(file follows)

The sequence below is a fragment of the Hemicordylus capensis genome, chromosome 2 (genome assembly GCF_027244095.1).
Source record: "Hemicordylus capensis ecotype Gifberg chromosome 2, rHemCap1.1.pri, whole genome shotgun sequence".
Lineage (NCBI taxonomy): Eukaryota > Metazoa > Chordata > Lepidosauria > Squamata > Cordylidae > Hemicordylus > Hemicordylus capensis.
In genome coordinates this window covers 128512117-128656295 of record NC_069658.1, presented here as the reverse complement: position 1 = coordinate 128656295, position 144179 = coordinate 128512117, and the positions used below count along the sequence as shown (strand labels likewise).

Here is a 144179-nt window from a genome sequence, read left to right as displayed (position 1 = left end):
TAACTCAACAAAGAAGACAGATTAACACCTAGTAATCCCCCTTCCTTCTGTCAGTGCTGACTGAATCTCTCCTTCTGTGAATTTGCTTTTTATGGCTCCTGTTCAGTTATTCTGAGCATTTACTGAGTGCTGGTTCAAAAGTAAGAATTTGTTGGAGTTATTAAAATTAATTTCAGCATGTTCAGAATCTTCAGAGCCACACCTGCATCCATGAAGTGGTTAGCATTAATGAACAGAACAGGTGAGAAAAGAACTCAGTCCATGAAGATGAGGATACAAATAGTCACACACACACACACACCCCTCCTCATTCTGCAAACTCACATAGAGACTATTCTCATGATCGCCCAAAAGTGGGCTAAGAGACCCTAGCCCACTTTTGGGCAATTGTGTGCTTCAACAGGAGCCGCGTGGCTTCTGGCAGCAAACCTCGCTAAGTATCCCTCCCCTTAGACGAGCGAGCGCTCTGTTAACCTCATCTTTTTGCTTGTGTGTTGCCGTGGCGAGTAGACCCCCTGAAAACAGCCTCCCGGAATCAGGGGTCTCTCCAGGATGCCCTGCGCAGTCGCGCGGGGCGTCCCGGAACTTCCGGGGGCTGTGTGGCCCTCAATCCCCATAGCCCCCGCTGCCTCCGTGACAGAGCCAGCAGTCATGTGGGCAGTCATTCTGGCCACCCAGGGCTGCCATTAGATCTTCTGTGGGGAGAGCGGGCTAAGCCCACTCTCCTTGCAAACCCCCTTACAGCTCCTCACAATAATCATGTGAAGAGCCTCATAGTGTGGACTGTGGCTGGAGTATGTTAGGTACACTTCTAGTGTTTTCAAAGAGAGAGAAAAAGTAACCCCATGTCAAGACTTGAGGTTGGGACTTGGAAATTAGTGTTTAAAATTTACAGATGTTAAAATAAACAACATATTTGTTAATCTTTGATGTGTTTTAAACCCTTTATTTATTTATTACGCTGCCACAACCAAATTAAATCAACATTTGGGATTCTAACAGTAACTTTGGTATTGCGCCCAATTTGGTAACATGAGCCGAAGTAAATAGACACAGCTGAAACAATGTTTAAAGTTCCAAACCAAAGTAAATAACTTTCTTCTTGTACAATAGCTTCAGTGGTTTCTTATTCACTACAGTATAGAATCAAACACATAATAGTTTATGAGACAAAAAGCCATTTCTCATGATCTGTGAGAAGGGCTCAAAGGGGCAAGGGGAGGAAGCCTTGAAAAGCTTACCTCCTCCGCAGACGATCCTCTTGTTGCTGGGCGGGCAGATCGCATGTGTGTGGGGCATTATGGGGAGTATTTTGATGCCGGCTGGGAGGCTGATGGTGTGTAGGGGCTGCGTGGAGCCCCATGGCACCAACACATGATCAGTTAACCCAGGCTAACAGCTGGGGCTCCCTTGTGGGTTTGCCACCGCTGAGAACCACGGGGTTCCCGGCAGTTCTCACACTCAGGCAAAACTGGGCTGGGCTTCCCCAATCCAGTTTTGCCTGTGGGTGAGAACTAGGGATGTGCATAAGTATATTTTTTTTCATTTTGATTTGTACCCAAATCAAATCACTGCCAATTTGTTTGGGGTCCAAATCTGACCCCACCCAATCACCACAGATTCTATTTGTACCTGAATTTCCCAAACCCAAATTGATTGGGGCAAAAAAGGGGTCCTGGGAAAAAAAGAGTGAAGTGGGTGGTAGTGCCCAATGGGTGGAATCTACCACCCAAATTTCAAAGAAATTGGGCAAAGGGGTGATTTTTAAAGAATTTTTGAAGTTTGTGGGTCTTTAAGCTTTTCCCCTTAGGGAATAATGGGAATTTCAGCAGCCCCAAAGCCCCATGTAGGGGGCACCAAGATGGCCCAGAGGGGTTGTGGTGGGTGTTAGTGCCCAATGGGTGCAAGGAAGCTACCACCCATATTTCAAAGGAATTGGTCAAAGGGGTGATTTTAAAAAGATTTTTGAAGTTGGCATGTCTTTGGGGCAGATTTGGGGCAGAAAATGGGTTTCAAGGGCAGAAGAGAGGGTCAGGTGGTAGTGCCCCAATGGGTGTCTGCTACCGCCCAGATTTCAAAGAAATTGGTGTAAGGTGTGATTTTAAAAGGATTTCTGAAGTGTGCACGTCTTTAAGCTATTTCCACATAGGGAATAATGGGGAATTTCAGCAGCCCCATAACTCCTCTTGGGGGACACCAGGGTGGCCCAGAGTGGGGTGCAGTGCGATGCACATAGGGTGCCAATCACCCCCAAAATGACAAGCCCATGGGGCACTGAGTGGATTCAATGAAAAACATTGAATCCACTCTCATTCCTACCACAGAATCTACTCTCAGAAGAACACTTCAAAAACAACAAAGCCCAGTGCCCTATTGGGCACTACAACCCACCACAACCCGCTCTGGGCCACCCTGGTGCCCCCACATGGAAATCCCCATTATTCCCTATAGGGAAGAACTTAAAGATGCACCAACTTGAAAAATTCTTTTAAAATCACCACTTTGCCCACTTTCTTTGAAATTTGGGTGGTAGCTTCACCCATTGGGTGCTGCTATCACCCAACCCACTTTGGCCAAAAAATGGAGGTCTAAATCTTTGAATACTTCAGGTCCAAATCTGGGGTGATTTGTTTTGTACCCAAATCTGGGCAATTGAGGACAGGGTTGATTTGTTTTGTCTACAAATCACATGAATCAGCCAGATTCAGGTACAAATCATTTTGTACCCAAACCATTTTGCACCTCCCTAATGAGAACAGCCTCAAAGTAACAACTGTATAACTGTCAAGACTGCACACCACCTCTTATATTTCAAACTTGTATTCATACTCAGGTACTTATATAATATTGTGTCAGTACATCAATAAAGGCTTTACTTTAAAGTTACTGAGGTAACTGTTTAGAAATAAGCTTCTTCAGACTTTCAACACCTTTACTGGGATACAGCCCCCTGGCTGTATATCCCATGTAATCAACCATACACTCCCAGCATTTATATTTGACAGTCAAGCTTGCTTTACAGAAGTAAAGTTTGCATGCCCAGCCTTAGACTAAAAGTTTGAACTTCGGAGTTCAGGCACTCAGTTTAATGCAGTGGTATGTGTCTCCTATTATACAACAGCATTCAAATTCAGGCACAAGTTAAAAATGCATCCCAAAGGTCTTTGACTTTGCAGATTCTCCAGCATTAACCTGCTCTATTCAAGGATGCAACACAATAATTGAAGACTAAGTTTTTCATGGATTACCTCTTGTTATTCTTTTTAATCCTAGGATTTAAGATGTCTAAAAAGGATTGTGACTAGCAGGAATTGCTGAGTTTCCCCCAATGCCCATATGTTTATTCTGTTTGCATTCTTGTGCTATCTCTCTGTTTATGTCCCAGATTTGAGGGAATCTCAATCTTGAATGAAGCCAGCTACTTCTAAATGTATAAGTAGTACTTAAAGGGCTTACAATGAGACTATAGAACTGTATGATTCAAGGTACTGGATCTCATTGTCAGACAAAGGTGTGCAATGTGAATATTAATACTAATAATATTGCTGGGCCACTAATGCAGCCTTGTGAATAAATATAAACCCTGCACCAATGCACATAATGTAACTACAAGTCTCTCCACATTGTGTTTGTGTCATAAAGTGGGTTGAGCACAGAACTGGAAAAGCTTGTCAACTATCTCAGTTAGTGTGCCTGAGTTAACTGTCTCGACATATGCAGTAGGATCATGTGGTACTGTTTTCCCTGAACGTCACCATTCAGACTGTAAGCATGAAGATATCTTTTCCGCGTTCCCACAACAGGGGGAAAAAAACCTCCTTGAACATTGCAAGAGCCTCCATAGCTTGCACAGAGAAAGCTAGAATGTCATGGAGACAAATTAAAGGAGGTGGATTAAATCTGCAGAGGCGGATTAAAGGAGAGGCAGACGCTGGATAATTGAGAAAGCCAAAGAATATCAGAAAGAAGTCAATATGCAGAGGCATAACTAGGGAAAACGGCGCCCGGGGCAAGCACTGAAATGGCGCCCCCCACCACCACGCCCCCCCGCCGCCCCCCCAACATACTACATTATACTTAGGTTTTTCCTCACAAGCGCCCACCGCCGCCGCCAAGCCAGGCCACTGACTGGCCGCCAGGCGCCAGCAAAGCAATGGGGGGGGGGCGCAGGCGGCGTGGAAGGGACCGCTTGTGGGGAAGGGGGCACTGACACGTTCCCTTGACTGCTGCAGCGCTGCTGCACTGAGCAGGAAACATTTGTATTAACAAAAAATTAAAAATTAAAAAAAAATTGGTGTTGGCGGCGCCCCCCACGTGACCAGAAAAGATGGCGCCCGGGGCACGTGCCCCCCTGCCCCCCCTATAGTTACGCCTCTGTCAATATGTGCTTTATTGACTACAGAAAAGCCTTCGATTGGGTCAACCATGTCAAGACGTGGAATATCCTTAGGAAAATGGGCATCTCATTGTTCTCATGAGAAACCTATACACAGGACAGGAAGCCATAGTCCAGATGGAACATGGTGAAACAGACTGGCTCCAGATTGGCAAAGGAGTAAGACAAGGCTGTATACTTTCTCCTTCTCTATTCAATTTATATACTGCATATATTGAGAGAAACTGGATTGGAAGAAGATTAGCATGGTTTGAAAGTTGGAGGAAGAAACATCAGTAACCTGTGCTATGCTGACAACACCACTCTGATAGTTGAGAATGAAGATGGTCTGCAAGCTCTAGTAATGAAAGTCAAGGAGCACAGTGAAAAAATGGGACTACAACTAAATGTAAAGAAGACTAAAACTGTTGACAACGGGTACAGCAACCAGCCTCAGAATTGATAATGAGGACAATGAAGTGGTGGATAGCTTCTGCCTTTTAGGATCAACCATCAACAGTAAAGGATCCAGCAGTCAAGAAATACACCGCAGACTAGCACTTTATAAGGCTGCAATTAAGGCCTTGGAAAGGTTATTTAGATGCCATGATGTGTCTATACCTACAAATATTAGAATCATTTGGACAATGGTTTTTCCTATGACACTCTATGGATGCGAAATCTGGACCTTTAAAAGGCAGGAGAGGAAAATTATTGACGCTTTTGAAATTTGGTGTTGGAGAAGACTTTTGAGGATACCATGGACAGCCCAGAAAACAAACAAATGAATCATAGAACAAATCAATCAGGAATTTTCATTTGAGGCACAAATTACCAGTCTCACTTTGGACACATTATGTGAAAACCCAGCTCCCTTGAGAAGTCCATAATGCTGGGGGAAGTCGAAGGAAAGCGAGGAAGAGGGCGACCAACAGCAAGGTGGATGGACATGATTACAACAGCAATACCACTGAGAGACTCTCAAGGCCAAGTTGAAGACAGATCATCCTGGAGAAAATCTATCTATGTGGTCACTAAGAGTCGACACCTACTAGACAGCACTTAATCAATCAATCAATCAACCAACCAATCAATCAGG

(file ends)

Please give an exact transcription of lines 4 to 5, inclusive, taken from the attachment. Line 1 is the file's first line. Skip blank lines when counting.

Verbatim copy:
In genome coordinates this window covers 128512117-128656295 of record NC_069658.1, presented here as the reverse complement: position 1 = coordinate 128656295, position 144179 = coordinate 128512117, and the positions used below count along the sequence as shown (strand labels likewise).

Here is a 144179-nt window from a genome sequence, read left to right as displayed (position 1 = left end):